The Anti-Defamation League recently published a thoughtful article warning all of us to be careful in assigning blame to any one group of people (Nathan, Martin. Houston Chronicle) The ADL’s article focused on Susan Carroll’s Houston Chronicle series which highlighted problems in our criminal system. While study after study like that of Harvard Sociology Professor Robert Sampson has shown that recent immigrants are far less likely to commit crimes (45% less likely than 3rd generation Americans in his study), xenophobic rhetoric abounds on blogs, comments, and media posts concerning immigrants.
What’s more alarming, yet inextricably linked to such polarizing rhetoric of hate and “otherness,” are the increasing hate crimes against Latinos and other immigrant groups. The Houston Chronicle article highlighted FBI statistics that show from 2005-2007 hate crimes against Latinos grew from 475 to 595. Indeed, several high-profile hate crimes against immigrants have occurred in New York City alone, that emblematic heart of the American melting pot. Ecuadorean brothers Jose and Romel Sucuzhanay were brutally beaten in Bushwick, Brooklyn, on Sunday, December 7, by three men shouting obsenities which were “ugly, anti-gay and anti-Latino” (McFadden, Robert. New York Times). On November 7 in Patchogue, NY, seven teenagers fatally stabbed 37-year-old Marcelo Lucero, an Ecuadorean returning from his late shift (Finn, Robin. New York Times).
And so, as the economy continues its downspin and people, unable to wreak justice on Fannie Mae and Freddie Mac, scan the nation for a proper scapegoat, preferrably one without a voice and lacking human rights. It is this nativism fueled by the economic crisis which propels hate speech and hate crimes, as well as xenophobic legislation like New IDEA (Immigrant Deduction Enforcement Act), an attempt to massively expand the role of the IRS in aiding the Department of Homeland Security to crack down not on employers but primarily on unauthorized immigrants. Iowa Congressman Steven King, seemingly unfazed by the destruction the Postville ICE raid has caused his own small-town constituents, touts this bill he introduced as a means of wresting jobs from the immigrants holding 7 million jobs (as per the PEW Hispanic Research Center) and distributing them to the 9.5 million jobless Americans. While his Robin-Hood techniques may sound appealing in a time of economic depression, we cannot forget that immigrants are people too; this is not merely redistributing wealth or opportunity – this is redistributing people.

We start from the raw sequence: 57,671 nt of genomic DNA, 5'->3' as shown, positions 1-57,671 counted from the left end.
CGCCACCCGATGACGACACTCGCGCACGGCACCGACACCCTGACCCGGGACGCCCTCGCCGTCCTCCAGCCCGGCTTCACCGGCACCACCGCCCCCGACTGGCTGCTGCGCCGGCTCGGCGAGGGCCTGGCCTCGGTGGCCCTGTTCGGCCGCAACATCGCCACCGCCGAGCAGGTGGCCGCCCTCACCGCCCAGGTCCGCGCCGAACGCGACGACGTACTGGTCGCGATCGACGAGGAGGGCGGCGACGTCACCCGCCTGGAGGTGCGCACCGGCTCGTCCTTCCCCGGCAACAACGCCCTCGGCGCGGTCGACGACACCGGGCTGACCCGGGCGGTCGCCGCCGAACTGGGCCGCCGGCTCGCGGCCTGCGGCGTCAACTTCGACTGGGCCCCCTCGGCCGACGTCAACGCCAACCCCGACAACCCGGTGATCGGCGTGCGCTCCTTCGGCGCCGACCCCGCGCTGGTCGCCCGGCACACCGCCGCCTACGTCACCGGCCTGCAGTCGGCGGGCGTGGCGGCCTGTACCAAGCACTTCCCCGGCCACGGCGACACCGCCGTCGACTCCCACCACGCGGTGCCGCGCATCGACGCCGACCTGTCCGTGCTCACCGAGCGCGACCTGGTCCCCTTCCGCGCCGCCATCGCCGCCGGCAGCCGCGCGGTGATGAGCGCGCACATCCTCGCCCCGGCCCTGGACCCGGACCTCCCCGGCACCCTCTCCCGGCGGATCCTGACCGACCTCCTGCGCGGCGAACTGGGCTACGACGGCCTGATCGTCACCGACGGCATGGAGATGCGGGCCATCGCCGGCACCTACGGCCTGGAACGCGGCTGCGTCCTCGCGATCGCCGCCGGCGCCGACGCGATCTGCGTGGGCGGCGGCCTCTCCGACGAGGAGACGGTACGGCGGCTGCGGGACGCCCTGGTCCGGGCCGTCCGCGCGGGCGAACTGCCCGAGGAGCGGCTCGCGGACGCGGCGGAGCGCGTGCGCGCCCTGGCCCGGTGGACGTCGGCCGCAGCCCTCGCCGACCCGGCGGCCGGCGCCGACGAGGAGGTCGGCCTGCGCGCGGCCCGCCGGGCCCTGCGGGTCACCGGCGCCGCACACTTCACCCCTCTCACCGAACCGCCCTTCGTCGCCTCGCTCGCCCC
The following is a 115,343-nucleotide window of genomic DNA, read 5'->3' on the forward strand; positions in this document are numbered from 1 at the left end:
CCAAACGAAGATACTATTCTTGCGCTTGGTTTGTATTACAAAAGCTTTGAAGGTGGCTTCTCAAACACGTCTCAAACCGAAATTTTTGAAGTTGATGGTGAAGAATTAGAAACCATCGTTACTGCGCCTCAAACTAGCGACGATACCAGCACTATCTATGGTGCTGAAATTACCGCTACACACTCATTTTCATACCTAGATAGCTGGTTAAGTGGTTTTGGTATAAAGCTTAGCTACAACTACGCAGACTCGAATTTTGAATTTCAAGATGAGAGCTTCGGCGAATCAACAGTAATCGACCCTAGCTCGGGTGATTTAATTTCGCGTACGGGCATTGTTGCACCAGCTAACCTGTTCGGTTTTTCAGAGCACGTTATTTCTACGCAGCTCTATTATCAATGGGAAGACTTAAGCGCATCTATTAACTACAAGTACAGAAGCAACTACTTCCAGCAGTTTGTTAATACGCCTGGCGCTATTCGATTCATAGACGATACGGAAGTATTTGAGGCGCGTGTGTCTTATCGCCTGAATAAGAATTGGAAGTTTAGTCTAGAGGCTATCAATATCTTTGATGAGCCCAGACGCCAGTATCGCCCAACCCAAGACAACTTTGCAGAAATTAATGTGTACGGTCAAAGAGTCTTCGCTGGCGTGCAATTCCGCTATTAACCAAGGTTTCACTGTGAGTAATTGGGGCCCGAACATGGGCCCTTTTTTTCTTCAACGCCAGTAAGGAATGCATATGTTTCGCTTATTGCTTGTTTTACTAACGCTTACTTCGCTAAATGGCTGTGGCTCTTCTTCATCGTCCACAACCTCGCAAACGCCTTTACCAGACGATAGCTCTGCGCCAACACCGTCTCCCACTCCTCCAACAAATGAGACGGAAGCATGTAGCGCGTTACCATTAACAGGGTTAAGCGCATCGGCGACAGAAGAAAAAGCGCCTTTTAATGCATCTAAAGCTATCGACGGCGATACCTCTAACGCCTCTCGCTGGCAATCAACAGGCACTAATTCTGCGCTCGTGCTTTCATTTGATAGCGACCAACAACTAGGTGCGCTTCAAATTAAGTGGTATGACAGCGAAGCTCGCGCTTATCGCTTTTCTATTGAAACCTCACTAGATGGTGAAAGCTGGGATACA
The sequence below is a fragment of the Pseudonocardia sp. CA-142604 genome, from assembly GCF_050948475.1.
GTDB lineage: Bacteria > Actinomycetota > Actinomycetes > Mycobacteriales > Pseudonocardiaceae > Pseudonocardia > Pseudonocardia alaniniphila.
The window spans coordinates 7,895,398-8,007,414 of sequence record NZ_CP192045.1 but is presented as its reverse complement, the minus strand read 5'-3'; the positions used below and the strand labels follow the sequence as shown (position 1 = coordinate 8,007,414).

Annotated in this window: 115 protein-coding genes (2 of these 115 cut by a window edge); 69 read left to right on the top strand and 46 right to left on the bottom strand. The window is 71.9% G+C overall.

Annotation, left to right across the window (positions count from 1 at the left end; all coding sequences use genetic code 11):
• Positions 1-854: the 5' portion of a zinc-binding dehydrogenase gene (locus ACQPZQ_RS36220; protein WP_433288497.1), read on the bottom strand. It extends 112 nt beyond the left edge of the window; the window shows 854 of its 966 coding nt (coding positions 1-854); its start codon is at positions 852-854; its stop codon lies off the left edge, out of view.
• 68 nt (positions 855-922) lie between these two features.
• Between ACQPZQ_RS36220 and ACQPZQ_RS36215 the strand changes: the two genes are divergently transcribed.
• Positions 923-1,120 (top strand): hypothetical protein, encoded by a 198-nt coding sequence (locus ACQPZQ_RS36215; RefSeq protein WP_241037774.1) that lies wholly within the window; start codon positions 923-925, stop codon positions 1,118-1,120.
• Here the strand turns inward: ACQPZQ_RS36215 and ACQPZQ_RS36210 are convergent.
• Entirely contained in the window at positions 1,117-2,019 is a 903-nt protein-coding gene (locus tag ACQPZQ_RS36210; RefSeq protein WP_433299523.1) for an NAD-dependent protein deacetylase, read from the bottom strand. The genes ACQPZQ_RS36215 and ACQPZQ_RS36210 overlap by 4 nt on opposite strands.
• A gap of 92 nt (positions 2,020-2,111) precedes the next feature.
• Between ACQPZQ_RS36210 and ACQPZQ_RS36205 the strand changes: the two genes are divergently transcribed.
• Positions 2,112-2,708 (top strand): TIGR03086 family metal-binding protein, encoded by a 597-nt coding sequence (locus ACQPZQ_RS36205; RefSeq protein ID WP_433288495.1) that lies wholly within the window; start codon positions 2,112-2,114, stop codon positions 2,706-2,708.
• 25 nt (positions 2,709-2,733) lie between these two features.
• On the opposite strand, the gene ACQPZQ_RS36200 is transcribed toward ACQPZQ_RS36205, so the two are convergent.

As we head into the New Year, looking back on our mistakes of 2008 and crafting new resolutions to see us through 2009, blame-shifting will help none of us. No, we must turn from this simple scapegoating and look at real solutions which can help us all rather than profiting some at the expense of the most vulnerable (isn’t this the sort of predatory business model that caused the economic crisis in the first place?). Immigrants didn’t cause the economic crisis, but they can sure help us rebuild. Why? Because they are us and we are them; we are all in this thing together.
Tags: 2008, 2009, alien, Anti-Defamation League, Brooklyn, Bushwick, congressman, Department of Homeland Security, depression, economic crisis, ecuador, extralegal, Fannie Mae, Freddie Mac, gay, Harvard, hate crime, hate speech, Houston Chronicle, ICE, illegal, immigrant, Immigrant Deduction Enforcement Act, immigration, Iowa, IRS, Jose, Latino, Marcelo Lucero, Martin Nathan, melting pot, nativism, New IDEA, new year, new york, New York Times, NYC, Patchogue, Peter King, PEW Hispanic Research Center, predatory, redistributing wealth, resolution, Robert McFadden, Robert Sampson, Romel, Sucuzhanay, unauthorized, undocumented, vulnerable, xenophobia